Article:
The Inevitable Lawsuit

By on October 10, 2003

SunnComm has announced their intention to file suit against the Princeton student who figured out how to disable their iron-clad software using the shift key.

“Concludes Jacobs, ‘This cat-and-mouse game that hackers and others like to play with owners of digital property is over. No matter what their credentials or rationale, it is wrong to use one’s knowledge and the cover of academia to facilitate piracy and theft of digital property. SunnComm is taking a stand here because we believe that those who own property, whether physical or digital, have the ultimate authority over how their property is used. Owning copying technology is not an unconditional “free pass” to replicate or distribute protected work.’”

In one breath they state his conclusions are flawed and in another their talking about suggesting felony charges against the author because the “potential” exists for copyright infringement. They also mention that their first foray into digital copy management was a Charley Pride CD released in 2001. No doubt that one would have been all over Napster had it not been protected.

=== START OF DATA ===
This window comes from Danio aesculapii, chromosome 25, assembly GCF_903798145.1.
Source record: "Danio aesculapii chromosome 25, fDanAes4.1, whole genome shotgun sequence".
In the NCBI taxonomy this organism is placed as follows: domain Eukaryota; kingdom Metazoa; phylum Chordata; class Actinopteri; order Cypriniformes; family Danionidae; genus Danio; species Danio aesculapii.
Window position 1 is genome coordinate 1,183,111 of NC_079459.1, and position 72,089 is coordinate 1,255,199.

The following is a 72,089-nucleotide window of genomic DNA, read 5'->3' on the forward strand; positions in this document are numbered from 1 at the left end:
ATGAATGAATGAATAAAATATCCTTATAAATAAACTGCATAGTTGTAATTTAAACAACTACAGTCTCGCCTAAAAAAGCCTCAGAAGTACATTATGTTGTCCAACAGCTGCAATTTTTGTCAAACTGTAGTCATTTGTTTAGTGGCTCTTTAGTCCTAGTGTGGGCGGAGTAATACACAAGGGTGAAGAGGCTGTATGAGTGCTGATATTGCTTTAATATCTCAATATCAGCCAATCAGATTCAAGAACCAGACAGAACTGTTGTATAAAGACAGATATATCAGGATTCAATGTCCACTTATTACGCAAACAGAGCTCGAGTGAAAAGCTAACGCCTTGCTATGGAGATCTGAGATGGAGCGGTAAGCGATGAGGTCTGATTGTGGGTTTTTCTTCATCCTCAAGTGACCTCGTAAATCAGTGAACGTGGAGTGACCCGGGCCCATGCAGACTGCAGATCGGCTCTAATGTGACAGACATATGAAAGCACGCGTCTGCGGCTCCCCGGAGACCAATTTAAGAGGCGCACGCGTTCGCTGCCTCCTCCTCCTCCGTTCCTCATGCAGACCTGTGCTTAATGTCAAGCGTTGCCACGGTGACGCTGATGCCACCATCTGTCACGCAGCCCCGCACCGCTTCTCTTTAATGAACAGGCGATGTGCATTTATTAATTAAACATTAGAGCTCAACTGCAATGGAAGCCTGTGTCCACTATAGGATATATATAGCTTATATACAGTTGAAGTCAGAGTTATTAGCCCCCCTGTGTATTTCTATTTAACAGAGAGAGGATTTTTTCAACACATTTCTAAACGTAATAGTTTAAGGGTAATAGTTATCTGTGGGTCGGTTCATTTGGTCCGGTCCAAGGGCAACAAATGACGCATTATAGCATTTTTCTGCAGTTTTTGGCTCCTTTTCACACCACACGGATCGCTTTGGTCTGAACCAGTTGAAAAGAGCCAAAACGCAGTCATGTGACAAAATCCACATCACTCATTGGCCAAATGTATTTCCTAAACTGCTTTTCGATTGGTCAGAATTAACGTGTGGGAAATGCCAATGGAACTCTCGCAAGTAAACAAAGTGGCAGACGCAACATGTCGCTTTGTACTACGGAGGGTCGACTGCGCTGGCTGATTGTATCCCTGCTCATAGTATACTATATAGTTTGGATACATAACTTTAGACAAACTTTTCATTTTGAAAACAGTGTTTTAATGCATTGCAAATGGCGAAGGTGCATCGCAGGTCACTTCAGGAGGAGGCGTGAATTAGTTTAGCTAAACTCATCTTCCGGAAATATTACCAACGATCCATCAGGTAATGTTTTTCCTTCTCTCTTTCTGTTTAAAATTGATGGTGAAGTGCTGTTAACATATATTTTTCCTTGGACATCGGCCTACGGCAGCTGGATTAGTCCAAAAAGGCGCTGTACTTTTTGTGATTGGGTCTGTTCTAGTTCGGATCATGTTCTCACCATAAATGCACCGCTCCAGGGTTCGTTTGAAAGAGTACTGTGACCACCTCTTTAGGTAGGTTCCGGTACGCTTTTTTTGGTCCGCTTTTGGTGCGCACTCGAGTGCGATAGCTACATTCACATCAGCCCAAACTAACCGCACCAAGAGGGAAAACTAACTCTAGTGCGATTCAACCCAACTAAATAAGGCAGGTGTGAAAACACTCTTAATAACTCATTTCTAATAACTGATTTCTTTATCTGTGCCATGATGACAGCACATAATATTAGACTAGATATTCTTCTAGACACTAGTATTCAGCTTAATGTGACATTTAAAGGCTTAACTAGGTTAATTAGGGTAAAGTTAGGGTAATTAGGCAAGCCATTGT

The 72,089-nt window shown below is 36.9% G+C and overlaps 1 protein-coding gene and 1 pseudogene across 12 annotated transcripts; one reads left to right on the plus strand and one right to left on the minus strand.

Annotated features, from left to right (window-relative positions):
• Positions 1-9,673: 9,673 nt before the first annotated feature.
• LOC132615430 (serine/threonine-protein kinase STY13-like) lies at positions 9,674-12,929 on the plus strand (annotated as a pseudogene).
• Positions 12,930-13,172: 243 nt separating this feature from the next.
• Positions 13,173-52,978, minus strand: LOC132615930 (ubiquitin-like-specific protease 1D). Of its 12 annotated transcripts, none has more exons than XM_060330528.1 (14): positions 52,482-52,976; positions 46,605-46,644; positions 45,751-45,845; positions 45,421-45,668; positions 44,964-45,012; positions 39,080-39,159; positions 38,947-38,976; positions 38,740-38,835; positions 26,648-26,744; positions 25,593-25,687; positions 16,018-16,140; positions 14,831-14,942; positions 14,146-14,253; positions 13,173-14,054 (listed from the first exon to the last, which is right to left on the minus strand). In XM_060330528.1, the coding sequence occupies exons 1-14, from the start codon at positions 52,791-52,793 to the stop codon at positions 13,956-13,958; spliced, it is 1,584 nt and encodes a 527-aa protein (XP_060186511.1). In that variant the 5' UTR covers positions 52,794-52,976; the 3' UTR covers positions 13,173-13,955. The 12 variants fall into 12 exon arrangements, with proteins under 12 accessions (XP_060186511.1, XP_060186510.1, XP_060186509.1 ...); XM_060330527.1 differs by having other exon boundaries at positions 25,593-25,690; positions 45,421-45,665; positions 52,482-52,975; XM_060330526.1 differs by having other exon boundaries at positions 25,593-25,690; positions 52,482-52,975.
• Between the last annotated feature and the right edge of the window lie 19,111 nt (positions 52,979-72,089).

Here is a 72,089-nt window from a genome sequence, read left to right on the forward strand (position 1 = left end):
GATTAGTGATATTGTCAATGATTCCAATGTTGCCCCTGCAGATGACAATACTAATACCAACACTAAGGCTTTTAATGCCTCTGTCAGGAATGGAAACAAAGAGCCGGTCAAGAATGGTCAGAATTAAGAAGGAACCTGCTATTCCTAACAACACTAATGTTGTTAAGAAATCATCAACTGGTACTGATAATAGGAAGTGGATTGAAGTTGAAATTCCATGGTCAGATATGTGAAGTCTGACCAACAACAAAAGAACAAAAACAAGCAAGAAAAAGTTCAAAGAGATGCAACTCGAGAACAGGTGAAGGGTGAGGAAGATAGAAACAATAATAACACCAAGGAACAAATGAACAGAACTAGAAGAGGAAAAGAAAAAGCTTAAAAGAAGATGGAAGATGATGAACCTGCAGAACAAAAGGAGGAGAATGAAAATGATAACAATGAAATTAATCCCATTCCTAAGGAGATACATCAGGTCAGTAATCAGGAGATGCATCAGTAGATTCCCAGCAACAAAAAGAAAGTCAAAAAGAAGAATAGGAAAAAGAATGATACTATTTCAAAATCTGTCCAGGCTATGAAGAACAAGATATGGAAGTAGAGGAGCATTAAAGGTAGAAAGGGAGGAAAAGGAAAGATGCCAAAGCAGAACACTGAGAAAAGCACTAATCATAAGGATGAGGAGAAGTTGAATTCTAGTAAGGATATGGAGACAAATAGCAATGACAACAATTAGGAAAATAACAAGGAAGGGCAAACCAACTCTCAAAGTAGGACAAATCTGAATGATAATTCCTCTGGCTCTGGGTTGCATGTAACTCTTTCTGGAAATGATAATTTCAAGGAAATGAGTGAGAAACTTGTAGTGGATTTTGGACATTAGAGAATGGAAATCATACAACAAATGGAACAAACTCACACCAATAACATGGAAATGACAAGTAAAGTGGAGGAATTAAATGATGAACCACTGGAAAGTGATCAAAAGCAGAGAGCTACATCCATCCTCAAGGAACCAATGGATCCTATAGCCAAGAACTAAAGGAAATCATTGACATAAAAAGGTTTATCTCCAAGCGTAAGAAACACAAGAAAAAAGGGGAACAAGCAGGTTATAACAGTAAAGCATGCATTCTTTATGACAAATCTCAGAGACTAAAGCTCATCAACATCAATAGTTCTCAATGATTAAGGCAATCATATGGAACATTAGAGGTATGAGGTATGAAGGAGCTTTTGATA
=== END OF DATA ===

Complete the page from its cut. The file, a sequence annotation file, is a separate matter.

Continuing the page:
Again, as consumers move toward putting their entire collection of music on iPods and the like, these measures will all fail. If I can’t get music off of a CD and into a portable device I am either going to stop buying music or find it on a P2P network.